Saturday, 7 November 2015
Theatricality and Deception
It's no secret that my favourite video game villain of all time is Metal Gear Solid's Liquid Snake. He manages to deceive you by making you think that he is Master Miller and then reveals himself to be your insane, theatrical, twin brother.
Reference blog post title in first paragraph = ten points.
Liquid is ridiculous, his speech is over the top, his gestures. His luscious blonde locks. The only villain I can think of who comes close is Ocelot, which, if you know Metal Gear, is basically cheating as a second choice for a favourite video game villain. Metal Gear also gave us The Boss, whose deception is perhaps the greatest in all of video game history, she manages to be both the greatest hero and greatest villain but only reveals this in her final moments.
There are others. Remember the first time you discover the reality behind House in Fallout: New Vegas? That was just an amazing bit of villain deception. What about the Arkham Knight from Batman? I still haven't finished the game but so far every time he is on screen he commands my attention, he makes a play of the fact that you don't know who he is but I'm sure he is someone close to Batman. Then there's Saddler from Resident Evil 4, the mysterious, theatrical hooded man who turns out to be the ugliest beast imaginable and gets blown up by a rocket launcher. Or the seemingly un-killable Onikage from the Tenchu series, the way he mockingly bounces from foot to foot before tearing you apart with his bare hands.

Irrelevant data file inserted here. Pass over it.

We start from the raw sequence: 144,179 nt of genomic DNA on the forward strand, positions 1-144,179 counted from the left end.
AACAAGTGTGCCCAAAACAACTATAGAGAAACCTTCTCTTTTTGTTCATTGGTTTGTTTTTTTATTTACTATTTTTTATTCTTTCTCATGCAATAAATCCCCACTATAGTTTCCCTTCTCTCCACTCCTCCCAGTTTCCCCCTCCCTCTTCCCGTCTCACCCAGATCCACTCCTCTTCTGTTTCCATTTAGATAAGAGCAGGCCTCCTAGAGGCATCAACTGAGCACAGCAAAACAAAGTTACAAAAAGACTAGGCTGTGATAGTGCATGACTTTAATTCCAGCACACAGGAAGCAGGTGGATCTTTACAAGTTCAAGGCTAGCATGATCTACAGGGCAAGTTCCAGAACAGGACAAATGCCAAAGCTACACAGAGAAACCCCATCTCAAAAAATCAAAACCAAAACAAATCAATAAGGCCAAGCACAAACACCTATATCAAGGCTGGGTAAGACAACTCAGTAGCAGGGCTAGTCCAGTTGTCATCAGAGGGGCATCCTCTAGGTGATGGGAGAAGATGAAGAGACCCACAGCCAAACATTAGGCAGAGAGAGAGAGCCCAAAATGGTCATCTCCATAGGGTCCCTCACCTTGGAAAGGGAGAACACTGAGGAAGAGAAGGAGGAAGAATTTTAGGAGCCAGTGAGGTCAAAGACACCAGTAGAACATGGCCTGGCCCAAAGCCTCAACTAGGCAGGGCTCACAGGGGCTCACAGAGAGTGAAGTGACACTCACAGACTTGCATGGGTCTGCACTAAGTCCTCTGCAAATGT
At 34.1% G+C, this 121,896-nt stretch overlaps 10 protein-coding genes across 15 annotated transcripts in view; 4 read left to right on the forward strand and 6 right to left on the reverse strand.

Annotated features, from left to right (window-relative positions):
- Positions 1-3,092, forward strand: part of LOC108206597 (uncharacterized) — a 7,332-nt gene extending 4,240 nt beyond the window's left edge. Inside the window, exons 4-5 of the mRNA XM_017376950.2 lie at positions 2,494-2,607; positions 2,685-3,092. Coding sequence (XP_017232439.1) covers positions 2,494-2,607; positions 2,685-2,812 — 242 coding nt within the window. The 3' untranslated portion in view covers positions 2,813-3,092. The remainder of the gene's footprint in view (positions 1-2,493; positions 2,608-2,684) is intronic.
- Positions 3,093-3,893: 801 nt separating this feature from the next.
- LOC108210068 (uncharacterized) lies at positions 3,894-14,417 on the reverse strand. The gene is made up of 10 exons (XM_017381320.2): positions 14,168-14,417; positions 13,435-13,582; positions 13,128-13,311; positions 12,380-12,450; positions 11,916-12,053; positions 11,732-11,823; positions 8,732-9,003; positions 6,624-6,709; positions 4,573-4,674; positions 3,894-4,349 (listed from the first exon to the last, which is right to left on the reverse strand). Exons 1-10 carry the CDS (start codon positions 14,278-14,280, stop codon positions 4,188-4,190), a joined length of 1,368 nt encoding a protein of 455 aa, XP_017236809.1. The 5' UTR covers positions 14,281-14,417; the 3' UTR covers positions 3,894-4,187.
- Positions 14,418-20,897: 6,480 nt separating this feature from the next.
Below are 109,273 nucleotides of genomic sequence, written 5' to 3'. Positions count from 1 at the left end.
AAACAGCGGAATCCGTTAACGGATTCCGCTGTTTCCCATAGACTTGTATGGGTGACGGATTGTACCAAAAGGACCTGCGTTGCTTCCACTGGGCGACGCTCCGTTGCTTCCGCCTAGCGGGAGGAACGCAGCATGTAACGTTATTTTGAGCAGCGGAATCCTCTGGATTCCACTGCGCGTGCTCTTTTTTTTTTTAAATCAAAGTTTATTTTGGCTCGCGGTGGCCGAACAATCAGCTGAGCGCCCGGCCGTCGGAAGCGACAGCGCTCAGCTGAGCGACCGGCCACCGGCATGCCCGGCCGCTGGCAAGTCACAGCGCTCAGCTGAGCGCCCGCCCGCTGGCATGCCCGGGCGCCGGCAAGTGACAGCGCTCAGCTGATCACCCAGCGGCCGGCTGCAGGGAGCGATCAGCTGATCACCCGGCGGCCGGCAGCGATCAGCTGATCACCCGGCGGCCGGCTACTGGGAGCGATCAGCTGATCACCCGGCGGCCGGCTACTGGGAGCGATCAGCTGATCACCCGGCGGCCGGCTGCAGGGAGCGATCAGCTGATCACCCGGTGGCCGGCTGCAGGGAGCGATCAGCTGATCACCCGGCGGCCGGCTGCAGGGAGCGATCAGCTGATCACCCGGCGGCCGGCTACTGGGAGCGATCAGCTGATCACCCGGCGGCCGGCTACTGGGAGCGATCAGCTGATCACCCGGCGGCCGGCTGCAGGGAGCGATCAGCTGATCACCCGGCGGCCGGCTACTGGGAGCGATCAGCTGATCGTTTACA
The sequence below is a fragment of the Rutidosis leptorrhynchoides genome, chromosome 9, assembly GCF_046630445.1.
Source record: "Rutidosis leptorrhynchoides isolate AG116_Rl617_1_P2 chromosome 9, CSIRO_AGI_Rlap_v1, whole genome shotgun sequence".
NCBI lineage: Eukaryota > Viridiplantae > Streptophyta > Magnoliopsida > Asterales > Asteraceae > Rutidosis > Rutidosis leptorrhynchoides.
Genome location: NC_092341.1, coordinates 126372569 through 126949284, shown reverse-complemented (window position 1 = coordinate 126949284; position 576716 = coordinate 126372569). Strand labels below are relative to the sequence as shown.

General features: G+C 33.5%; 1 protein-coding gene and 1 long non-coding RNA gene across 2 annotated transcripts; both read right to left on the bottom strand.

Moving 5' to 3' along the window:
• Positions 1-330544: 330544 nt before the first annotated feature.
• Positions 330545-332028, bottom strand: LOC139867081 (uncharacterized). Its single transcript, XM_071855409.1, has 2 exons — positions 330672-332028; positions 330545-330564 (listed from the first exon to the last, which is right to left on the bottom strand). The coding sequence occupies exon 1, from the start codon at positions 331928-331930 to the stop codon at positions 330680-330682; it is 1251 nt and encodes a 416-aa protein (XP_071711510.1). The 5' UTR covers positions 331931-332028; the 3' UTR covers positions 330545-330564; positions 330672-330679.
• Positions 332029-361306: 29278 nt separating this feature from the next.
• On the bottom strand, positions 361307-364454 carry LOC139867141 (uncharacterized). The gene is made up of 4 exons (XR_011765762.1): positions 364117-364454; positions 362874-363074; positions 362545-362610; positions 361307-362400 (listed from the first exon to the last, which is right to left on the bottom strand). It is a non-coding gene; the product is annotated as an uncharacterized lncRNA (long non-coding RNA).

Theatricality doesn't always work mind. Armstrong from Metal Gear Rising: Revengeance is one of the most cringe inducing villains in all of video games, he comes across as a try hard, a wannabe Liquid or Solidus or Ocelot but not matching up to any of them.
One thing's for sure though: